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2 minutes to read Posted on Thursday October 26, 2017

Updated on Monday November 6, 2023

portrait of Lizzy Jongma

Lizzy Jongma

Senior ICT Project Leader , Institute for War-, Holocaust- and Genocidestudies

Meet the Members Council: Lizzy Jongma

Hear directly from each of your elected Members Council representatives, and get to know them a little better.

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Lizzy Jongma
Anne Reitsma Photography

A New Digital Era

In 2015, when I was elected as Members Councillor for the first time, I was working for the Rijksmuseum Amsterdam. In my blog post, I wrote about our work on Open Data, Linked Open Data and Open Access. And about my personal dream: to access, and even touch and smell history and heritage.

Even though I changed jobs, I am still working on Open Heritage through digitization, and connecting information from different resources to improve our understanding of the Past. In 2016, I started working for the Dutch Network for War Collections, a digital Platform for war collections from and about the Netherlands during WW2. The platform is facilitated by the NIOD, Institute for War, Holocaust and Genocide Studies and the Royal Academy for Sciences (KNAW). We estimate that at least 450 Institutes hold WW2 related collections. Approximately 7% of the collections are digitized, and less than 3% is available through an API with an Open License.

Connecting resources to enrich heritage

The Dutch Network for War Collections collects tangible and intangible heritage: objects, but also biographical data and information about places and events. Our current collection gathers 10 million objects from 50 different data providers. By bringing together t resources from various collections, we can connect and enrich heritage. For instance, we found information about a prison in Arnhem that was attacked by the Dutch Resistance. The prison still exists, and the building is now a historical building with Monumental status. We discovered contextual information about the attack and the resistance fighters in many different archives.One of them, 200 kms away from Arnhem, even holds an image of the prison’s keys!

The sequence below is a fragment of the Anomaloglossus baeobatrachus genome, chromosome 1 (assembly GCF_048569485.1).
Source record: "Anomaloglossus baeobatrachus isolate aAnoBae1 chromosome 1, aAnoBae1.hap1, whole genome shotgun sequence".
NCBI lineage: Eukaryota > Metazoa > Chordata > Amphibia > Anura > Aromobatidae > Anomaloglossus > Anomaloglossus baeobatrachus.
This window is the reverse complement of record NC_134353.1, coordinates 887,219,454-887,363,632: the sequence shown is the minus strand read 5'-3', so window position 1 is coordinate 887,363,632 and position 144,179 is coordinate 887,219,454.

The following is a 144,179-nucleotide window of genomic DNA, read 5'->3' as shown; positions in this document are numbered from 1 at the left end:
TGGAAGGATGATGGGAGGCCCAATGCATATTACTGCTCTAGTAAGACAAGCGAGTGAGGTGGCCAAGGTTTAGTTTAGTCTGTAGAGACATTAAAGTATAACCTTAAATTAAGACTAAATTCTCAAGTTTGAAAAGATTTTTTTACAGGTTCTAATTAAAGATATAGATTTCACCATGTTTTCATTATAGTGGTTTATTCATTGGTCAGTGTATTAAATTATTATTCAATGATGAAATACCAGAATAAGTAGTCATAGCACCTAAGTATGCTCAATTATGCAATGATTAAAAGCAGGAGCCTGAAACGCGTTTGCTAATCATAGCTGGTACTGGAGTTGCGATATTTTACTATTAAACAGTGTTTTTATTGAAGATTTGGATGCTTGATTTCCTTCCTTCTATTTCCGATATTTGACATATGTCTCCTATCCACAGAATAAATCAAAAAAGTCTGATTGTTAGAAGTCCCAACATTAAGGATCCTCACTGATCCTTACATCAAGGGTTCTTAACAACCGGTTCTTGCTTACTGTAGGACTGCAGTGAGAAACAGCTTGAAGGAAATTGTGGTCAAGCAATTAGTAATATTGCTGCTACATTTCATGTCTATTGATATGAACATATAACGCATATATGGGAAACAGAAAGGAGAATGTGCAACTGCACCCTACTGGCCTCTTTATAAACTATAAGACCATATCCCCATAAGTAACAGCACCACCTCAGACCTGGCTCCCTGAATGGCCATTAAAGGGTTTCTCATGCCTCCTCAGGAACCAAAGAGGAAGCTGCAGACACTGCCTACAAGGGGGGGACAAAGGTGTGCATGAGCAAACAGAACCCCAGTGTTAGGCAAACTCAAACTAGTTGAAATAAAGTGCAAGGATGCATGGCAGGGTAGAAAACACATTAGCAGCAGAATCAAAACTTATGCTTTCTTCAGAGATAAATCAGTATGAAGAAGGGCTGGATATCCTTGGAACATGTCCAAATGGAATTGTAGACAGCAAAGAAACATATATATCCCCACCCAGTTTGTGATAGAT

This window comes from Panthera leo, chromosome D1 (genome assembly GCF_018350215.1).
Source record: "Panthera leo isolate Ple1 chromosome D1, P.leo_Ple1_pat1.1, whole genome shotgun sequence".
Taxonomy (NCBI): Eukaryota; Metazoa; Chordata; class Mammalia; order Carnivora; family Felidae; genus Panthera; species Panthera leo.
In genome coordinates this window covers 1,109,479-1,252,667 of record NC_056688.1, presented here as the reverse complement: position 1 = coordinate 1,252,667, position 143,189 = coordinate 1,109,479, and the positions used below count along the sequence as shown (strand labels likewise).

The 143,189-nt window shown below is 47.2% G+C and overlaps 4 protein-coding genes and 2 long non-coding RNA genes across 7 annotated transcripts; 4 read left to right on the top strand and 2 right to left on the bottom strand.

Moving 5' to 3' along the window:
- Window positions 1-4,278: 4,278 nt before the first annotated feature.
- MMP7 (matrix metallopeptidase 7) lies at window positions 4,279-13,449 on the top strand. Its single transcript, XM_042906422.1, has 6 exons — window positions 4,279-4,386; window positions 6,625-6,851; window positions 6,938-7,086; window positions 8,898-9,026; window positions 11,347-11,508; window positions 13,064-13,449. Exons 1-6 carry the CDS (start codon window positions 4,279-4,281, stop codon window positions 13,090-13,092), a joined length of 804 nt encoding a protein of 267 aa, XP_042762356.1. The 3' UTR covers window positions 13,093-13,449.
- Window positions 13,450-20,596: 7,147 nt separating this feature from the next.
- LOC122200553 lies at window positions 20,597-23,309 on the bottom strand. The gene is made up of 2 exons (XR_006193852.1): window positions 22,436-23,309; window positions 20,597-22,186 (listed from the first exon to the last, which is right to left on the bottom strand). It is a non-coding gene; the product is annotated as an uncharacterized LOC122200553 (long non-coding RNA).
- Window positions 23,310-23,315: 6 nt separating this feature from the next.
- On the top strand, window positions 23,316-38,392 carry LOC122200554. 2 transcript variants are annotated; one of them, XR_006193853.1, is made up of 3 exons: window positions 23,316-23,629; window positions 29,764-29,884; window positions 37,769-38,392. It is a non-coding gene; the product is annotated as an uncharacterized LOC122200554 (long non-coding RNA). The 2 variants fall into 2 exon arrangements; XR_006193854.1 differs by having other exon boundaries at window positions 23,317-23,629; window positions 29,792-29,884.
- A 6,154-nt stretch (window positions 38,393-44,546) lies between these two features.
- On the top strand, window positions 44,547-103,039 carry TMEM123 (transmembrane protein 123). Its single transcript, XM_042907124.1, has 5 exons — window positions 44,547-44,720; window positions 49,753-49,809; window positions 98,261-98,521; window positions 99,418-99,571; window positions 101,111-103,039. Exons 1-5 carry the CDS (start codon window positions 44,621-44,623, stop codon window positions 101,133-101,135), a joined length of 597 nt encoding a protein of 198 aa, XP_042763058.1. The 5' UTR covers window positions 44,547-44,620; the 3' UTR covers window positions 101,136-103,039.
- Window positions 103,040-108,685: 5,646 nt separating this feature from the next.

NER technique to match a collection and a thesaurus

To create these links, we build thesauri describing objects, people, events and places. We use Named Entity Recognition (NER) to find objects, places, people and events in metadata and we add the matching data to object descriptions. We also reconstruct lives of people from resources - a service much appreciated by relatives and descendants. 

 Lives of people are reconstructed from many different resources. The resources are used to create timelines of events in the lives of people

Sharing Open Data to build the Network War Collections

The Dutch Network for War Collections is building a digital, online thematic platform for teachers, children,historians, and families. And we need Open, Accessible, structured data to be able to build our thematic collection. We totally depend on our content providers and their willingness to produce and share digital data.

The Network War Collections is a mini version of Europeana: we have the same goals and have to deal with the same obstacles. By working together, sharing experiences, continuing pioneering work and showing the amazing things you can do, we hope to encourage organizations to put their collections online and to get the most out of digital heritage.

Even though we can’t touch or smell the past yet, we have come a long way in bringing together the pieces of the puzzle called WW2.